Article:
The previous time we did the Striders half marathon (in 2011), the course still took you around the Awapuni race course and past Mt Cleese which meant that the race was partially run in the streets of Palmy. It was raining of course. But the route has changed over the past couple of years and apart from a very short section, the complete course is now run on walkways and the Bridle track, with no traffic issues. It is much safer and runners can concentrate on their run and not worry about dodging cars. The helpers event was held the week before and we briefly considered joining, until we woke up to pouring rain. Poor helpers – having to work at the event and getting a raw deal with bad weather at the helpers run! Great was my relieve when we had a gorgeous day for this years half marathon. Sunny with just a light wind.
With the course basically being an out-and-back route in the form of a T, I got to see Gerry twice coming from the front. He seemed comfortable and going great guns. Maybe I just got caught up in the excitement, but shortly after the start, on the downhill section towards Massey’s gate, I decided to just go comfortably fast without killing myself, aiming to finish in under two hours. Without any idea of time, and taking small walk breaks when needed, I tried to gauge my time at the 18km mark. When I made all the sums and realised that I must have covered the first 18km in around 1:40 to be able to break two hours, I figured that was highly improbable (I didn’t think I was going that fast), so I gave up, slowed down and hoped to get in at about 2:07, which is a 6min/km pace. It could just as well have been 2:20, as I had no clue how long I’d been going for. Why did I not ask the first person who passed me?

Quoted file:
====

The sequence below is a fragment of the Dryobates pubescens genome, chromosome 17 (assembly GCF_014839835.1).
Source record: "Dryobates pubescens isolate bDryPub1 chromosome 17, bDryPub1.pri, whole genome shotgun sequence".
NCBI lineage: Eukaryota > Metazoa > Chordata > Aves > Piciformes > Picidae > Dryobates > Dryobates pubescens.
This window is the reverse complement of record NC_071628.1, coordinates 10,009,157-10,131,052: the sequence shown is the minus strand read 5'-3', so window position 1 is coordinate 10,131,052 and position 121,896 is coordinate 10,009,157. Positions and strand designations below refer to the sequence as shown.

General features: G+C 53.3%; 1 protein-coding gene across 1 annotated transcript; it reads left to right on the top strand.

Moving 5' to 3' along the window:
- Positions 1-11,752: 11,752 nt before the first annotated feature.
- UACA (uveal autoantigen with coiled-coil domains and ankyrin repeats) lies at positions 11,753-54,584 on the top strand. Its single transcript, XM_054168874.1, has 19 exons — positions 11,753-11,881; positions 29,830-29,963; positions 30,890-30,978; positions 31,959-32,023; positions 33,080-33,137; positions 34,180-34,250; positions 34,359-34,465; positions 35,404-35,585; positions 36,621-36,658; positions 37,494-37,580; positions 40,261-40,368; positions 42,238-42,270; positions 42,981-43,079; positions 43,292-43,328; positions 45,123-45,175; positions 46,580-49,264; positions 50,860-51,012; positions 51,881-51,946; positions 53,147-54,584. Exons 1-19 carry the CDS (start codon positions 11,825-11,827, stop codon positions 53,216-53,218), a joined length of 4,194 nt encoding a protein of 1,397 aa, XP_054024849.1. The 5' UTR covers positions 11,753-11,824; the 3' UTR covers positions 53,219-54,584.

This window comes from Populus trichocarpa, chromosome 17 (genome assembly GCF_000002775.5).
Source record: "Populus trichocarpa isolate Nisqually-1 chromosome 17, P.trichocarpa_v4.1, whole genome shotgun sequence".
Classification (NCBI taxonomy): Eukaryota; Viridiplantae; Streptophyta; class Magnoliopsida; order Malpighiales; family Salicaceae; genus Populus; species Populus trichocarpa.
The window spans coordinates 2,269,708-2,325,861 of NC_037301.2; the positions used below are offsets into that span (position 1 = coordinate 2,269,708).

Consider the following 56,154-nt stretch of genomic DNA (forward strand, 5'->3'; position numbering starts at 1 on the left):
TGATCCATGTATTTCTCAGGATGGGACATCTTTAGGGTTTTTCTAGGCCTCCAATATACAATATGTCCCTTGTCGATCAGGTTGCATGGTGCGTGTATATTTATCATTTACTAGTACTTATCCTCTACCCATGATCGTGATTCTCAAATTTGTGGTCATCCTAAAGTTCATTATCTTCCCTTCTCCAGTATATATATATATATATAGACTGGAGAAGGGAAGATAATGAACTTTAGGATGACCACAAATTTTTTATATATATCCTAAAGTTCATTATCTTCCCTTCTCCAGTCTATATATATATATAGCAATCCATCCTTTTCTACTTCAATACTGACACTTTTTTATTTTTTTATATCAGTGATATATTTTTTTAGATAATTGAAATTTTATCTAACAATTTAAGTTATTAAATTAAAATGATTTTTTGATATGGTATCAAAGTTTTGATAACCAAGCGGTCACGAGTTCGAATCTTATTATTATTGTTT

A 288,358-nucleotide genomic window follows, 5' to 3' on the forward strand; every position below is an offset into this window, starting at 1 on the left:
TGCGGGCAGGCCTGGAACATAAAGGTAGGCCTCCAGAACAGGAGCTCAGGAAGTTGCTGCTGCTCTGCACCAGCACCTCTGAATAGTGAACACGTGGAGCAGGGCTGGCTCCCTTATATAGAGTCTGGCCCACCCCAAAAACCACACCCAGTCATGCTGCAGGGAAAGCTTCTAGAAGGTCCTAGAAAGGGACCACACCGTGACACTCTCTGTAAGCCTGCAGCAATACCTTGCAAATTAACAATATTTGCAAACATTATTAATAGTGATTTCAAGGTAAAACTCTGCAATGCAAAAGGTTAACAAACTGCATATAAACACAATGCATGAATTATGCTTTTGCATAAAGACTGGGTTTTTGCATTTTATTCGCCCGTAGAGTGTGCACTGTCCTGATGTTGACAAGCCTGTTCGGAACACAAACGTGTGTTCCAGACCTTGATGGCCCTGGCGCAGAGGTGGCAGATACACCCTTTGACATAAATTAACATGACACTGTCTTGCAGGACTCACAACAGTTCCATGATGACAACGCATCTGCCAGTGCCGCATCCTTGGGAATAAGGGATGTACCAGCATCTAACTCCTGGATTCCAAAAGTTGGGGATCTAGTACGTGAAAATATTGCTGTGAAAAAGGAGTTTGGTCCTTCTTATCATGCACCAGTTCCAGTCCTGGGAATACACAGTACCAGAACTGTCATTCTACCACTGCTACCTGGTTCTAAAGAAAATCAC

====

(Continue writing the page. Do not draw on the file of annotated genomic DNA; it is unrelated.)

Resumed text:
When reaching the Massey hill at the 20km mark, I took another walk break and realised that quite a few runners have passed me since the 19km mark. Should have known that something was up … When I turned for the final stretch back to the finish, I heard Al’s voice announcing a finish time just a couple of second shy of two hours. That’s when it hit me that all the runners that came screaming past in the last couple of kilometres, probably tried to break the two hour mark. If only I’d known … Oh well, better luck next time. 🙂 Thanks June, for the welcoming hug at the finish!
Still my fastest time in a few years, I finished in 2:00.35. Gerry outdid himself with a great time of 1:42.51! At the prize-giving I was still making fun of Gerry, teasing him, and telling him it wasn’t fair that he was allowed to participate in the Handicap Cup, when next my name was read out as the female runner winner of the Cup! I nearly fell over from shock. It was the biggest surprise ever. And keeping it in the family, Gerry received the Handicap Cup for the most improved male runner. It was the funniest thing and I still get a giggle when I think about it. 🙂 We both were also lucky draw winners of a 30 minute message, a hair-appointment, a box of chocolates and a couple of discount vouchers. Happy days!
If you haven’t done a Manawatu Striders event, do yourself a favour and enter when next one comes around! The organisation is impeccable and the races are always most enjoyable with lovely eats and drinks and great spot prizes. At no point during the half marathon could anyone get lost, with signage and friendly marshals encouraging participants all along the route. A wonderful event, a lovely day out and certainly a must on the calendar every year. I think I speak for every participant when I say many thanks to our local club – the Manawatu Striders – for staging such a great event. All the time and effort that went into organising such a smooth and well executed event, are much appreciated.
Thanks also to the Rob Weir from the Manawatu Striders for some of the pics and Johann for taking the others of us. Since this was not a social run, neither of us bother to take a camera along.